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160,000 hungry kids need your help today - KidsCan

Monday, December 10

KidsCan is urging more action after this year’s Child Poverty Monitor found one in five New Zealand children – more than 160,000 kids - live in households without access to either enough food, or enough healthy food.

The figures echo KidsCan’s own data, which shows that in schools from deciles 1 to 4, 20 percent of the role is experiencing food insecurity. CEO Julie Chapman says the number of families battling material hardship seems to be increasing.

“42 more schools put their hands up for KidsCan help this year. We’re feeding more than 30,000 kids a week. Principals are telling us that without the support of KidsCan, KickStart Breakfast, and Fruit In Schools, many kids wouldn’t make it to class each day.”

This year KidsCan has distributed a record 5.27 million food items - up 15 percent on last year.

“But it’s more than food,” Chapman says. “When we started 13 years ago, we provided food, shoes and raincoats. Now we’re supplying things like feminine hygiene products and nit treatment. We’re seeing an erosion of people’s ability to afford the basics. And a lot of that is down to the high cost of housing.”

The Child Poverty Monitor found 39% of households in the lowest income quintile spend more than 30% of their income on housing costs, compared to 14% of households in the highest income quintile.

Tamatea High School principal Robin Fabish says housing is one issue putting pressure on the budgets of families in his community. He asked for KidsCan help a year ago, after noticing behavioural issues due to hunger.

“It’s hard for kids to concentrate in the morning if they’ve got empty stomachs. Sometimes kids are just angry. It’s easy for them to get upset over small things when they’re hungry.”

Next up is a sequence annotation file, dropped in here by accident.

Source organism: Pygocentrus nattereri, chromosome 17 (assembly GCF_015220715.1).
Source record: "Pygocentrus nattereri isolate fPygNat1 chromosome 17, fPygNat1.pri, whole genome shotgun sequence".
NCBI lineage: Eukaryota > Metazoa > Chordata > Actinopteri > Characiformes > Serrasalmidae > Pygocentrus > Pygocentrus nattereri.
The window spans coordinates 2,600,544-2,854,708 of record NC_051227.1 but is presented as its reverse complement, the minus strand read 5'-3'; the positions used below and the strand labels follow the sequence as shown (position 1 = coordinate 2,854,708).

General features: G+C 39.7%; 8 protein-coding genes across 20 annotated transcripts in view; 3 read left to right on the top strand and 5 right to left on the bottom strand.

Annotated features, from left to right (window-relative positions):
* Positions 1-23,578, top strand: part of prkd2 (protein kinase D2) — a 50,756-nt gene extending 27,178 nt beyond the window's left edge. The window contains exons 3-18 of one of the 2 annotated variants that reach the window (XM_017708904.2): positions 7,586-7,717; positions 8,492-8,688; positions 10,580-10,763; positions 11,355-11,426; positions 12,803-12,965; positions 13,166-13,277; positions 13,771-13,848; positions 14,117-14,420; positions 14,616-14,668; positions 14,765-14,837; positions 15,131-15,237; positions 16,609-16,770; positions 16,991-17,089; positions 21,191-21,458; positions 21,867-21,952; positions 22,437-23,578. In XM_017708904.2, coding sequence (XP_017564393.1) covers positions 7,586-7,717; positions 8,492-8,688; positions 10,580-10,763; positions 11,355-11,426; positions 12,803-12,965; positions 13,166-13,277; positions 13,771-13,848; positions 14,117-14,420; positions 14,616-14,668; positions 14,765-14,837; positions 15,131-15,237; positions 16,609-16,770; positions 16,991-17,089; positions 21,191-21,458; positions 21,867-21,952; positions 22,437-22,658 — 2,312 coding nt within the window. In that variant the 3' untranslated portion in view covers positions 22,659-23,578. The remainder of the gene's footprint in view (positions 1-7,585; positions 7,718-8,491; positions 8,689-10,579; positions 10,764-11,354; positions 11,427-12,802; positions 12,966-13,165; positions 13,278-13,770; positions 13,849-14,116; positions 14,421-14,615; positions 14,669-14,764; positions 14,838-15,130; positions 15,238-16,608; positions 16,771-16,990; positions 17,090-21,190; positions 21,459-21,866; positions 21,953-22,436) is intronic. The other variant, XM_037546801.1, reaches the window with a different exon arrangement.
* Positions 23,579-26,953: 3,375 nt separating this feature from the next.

The Child Poverty Monitor highlights the huge impact that poverty can have on a child’s chance of success. It found 68% of students from the most disadvantaged communities achieved NCEA level 2 in 2017, compared to 93% from the most advantaged communities.

“It’s not a level playing field,” Fabish says.

He says having the resources to feed students at school is making a marked difference.

“Morally I think that’s the right thing for us to be doing… Once we give them a feed, they’re feeling a lot happier. It means we can focus on learning, instead of having to deal with behavioural things.

“We know that if we can get kids to school, we can support them to get a good qualification and to develop a strong pathway. We’ve got some good results this year so we’re really pleased about that. Every little thing we can do makes a difference.”

90 percent of 461 principals surveyed by KidsCan this year believed the charity’s support was removing barriers for students, and improving attendance and participation.

“I don’t think anyone in New Zealand wants a society where a child’s success is determined by how wealthy their parents are,” Julie Chapman says. “Yes, the Government is introducing measures to make a difference - but they will take time to implement. Those 160,000 children need our help today.”

Kiwis can sign up to support children in hardship at www.kidscan.org.nz. $20 a month gives a child food, shoes, a jacket and health items, giving them the same opportunities as other kids.


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